World Horse Welfare is incredibly grateful to the public for their staggering response to their Helping Horse Owning Communities in Haiti appeal, which raised an extraordinary £826,153.74, including £396,988.44 in match-funding from the UK government.
The money raised will go towards further projects providing training for communities living in rural Haiti to help improve the care of working equines and strengthen the livelihoods and independence of locals.
“This is a staggering outcome,” said World Horse Welfare Chief Executive, Roly Owers, “I extend my heartfelt thanks to everyone who donated and all those who gave their support to promote the appeal. This hugely encouraging result will not only allow us to fully fund our expanded project in Haiti, but also to provide crucial support for several other of our projects in countries such as Nepal, Zimbabwe and Nicaragua.”
The project in Haiti hopes to reach 2,000 households in 10 rural communities to share knowledge and train horse-owning communities in saddlery, horse management and veterinary treatment. The project also aims to open up opportunities for locals to train as veterinary agents, saddlers and saddle pad makers. The importance of equines in rural communities like those in Haiti can’t be understated, as their many roles make them an essential part of helping communities prosper. World Horse Welfare hope that, by helping communities learn these necessary skills, their equines will lead happier, healthier and longer lives, and the knowledge will be passed down through generations, too.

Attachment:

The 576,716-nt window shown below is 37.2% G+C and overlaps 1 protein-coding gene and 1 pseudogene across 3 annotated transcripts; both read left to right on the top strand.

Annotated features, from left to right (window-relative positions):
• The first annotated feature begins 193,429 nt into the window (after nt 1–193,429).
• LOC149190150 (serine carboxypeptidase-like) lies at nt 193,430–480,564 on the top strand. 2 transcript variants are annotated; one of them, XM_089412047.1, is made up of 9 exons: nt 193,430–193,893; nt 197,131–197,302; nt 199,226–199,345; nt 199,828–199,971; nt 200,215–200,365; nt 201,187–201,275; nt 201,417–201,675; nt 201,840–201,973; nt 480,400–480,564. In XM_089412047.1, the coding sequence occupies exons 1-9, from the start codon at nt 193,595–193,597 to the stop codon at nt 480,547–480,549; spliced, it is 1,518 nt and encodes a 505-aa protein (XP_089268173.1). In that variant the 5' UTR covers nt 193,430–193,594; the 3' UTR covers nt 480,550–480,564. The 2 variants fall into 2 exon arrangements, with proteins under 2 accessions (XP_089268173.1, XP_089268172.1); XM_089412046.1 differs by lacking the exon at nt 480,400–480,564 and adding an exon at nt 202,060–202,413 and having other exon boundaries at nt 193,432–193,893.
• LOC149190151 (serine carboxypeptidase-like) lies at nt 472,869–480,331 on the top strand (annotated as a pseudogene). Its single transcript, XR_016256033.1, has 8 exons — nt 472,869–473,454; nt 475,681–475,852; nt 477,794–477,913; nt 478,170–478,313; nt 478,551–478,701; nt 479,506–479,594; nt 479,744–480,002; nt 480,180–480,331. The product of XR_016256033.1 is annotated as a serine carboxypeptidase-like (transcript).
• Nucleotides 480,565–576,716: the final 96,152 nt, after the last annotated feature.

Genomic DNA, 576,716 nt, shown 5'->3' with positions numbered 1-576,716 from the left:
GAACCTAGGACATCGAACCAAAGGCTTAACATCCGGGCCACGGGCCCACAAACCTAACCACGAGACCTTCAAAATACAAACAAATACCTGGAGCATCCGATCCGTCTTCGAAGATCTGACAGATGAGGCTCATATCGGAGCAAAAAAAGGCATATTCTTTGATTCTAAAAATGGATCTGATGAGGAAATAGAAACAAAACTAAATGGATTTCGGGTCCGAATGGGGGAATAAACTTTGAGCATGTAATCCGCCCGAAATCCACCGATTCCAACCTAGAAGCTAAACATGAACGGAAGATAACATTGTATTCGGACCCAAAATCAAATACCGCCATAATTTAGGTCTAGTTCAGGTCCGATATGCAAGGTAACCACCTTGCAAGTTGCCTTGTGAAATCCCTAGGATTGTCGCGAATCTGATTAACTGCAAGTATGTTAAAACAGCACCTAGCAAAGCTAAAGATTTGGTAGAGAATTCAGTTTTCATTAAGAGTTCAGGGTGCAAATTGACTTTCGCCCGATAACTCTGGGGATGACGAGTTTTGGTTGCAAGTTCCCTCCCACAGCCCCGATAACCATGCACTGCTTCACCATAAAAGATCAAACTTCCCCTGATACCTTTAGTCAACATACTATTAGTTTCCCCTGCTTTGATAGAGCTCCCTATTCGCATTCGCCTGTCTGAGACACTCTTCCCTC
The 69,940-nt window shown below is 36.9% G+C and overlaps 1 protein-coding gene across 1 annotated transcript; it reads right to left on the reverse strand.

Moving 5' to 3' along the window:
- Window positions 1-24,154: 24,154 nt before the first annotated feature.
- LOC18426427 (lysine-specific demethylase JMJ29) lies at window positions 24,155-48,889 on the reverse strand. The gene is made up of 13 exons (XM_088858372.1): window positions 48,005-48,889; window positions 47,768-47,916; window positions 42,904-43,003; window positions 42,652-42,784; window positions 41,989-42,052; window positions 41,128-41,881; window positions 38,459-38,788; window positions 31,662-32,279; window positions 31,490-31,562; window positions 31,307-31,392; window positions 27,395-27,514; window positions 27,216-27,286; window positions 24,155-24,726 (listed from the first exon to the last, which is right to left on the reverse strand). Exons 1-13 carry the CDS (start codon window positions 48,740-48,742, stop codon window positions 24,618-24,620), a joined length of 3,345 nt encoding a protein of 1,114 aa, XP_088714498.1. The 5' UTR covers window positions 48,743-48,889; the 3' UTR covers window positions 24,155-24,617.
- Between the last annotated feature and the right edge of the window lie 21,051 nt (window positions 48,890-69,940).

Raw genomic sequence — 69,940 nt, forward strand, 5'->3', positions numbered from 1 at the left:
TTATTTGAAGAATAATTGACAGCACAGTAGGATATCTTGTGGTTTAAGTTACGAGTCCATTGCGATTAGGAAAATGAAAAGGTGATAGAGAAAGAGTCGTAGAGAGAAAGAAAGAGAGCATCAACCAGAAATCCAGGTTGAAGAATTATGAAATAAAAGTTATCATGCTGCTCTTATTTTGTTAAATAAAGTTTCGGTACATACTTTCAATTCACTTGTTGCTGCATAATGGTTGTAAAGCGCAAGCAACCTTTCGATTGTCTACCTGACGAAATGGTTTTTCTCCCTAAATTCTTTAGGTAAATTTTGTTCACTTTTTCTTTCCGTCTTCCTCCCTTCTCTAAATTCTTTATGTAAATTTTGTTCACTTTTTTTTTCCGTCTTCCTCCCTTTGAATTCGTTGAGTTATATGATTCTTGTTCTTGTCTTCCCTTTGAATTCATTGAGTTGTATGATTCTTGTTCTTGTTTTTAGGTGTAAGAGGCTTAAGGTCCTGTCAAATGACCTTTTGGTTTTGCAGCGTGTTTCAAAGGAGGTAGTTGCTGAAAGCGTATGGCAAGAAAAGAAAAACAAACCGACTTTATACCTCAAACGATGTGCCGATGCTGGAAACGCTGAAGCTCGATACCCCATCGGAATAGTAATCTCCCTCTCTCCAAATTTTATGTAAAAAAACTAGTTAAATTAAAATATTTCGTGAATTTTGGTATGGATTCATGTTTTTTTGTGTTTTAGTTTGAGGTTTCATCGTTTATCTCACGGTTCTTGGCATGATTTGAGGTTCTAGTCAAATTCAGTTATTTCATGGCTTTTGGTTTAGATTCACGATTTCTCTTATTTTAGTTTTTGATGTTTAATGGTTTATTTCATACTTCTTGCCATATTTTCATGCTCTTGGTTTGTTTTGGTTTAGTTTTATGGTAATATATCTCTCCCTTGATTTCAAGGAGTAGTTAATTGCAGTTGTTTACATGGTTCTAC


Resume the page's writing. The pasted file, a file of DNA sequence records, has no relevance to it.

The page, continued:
World Horse Welfare have conducted baseline studies to identify which communities to work in and collected information on working equines, their welfare and their link to the livelihoods of local people. They’re also completing assessments with their partner agency in Haiti, Fondation Quatre Pattes, to ensure the project incorporates good governance and safeguarding measures.
“We are starting the next chapter in a very exciting journey for World Horse Welfare, and our work in low- and middle-income countries,” said Roly. “Thank you again for helping make this possible, and we look forward to updating you on progress.”
International Development Secretary, Alok Sharma, said: “Working horses are a lifeline for rural communities in the developing world. World Horse Welfare’s project in Haiti not only helps protect the animals, but also provides jobs, and boosts economies. I am delighted UK aid has matched the generous donations by the great British public – boosting the total raised to more than £825,000.”
For more information visit worldhorsewelfare.org